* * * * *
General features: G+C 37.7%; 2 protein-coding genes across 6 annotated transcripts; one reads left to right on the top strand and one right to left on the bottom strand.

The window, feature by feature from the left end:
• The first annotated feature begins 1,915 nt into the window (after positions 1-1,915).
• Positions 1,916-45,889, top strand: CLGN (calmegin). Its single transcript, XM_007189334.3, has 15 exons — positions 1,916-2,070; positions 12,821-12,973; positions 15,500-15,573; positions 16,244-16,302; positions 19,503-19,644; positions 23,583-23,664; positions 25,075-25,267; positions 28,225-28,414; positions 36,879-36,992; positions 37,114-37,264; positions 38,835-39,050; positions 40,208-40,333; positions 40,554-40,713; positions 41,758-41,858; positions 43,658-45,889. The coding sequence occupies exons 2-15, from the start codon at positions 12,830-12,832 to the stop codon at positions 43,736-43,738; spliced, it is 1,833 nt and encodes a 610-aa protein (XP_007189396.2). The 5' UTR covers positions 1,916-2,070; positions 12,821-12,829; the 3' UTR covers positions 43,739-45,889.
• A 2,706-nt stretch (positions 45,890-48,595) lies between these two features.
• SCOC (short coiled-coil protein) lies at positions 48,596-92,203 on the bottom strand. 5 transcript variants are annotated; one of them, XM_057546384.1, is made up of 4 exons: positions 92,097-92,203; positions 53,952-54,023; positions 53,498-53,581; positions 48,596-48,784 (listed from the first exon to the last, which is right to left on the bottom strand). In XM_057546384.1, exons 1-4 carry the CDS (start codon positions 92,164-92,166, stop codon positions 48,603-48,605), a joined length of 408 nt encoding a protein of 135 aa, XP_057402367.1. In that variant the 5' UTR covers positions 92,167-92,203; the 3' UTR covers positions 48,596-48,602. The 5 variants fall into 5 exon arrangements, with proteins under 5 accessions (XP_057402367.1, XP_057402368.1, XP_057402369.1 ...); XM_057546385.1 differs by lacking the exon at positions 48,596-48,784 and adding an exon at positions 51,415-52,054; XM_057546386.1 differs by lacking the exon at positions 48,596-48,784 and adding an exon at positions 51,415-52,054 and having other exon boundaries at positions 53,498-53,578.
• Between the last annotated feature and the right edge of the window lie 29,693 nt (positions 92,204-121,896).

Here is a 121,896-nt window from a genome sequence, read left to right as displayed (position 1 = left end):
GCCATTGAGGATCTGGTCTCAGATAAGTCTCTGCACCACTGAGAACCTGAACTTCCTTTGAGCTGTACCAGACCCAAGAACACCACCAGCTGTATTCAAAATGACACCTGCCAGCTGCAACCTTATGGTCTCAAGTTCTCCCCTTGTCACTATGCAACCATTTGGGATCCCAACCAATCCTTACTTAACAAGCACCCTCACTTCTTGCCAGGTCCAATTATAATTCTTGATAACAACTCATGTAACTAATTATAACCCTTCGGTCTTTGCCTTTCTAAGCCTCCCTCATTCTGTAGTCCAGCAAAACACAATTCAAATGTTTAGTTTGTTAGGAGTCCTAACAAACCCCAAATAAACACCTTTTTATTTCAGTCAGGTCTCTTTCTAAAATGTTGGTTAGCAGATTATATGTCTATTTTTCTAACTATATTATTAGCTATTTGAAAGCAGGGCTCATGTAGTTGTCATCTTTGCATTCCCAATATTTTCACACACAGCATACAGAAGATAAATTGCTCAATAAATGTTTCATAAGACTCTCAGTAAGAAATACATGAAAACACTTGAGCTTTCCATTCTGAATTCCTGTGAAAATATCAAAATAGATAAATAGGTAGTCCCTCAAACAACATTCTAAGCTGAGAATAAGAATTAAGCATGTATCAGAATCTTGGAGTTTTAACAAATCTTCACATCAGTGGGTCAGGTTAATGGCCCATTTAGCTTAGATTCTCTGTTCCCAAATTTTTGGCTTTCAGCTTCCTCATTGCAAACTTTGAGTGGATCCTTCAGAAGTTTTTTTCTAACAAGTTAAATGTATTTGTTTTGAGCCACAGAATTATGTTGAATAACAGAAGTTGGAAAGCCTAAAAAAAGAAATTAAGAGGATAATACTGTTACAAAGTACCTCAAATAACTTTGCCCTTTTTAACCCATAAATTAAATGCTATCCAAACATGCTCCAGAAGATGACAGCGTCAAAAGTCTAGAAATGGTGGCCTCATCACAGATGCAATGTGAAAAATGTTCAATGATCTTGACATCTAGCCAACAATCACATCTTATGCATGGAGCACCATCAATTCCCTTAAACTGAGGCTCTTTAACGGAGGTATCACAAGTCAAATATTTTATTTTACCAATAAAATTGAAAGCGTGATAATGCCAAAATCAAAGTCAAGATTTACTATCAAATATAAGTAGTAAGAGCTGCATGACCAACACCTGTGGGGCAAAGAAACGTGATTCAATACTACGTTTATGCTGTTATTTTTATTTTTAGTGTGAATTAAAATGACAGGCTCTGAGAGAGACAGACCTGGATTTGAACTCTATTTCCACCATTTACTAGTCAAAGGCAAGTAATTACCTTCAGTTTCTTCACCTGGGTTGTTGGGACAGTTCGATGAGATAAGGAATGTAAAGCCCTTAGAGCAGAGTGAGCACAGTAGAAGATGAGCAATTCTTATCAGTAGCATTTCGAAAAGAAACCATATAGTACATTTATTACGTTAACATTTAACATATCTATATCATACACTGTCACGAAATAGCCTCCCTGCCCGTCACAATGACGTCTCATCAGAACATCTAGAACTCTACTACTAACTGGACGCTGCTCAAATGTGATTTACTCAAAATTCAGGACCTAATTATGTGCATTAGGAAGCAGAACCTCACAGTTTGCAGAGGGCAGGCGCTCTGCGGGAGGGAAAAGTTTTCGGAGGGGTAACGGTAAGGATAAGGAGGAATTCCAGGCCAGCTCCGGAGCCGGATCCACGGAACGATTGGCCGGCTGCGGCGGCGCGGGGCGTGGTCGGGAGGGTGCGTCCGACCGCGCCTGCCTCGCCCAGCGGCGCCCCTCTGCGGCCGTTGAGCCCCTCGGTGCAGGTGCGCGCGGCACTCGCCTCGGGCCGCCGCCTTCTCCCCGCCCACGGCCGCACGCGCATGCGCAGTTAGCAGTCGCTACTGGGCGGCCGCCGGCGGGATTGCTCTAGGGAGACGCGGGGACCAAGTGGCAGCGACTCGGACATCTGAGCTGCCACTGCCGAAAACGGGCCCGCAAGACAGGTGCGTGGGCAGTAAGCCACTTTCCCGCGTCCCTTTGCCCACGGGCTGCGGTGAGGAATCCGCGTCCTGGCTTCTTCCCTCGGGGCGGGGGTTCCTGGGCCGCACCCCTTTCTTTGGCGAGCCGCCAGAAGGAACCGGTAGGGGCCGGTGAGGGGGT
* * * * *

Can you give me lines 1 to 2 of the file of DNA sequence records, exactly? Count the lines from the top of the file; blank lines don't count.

General features: G+C 37.7%; 2 protein-coding genes across 6 annotated transcripts; one reads left to right on the top strand and one right to left on the bottom strand.

The window, feature by feature from the left end: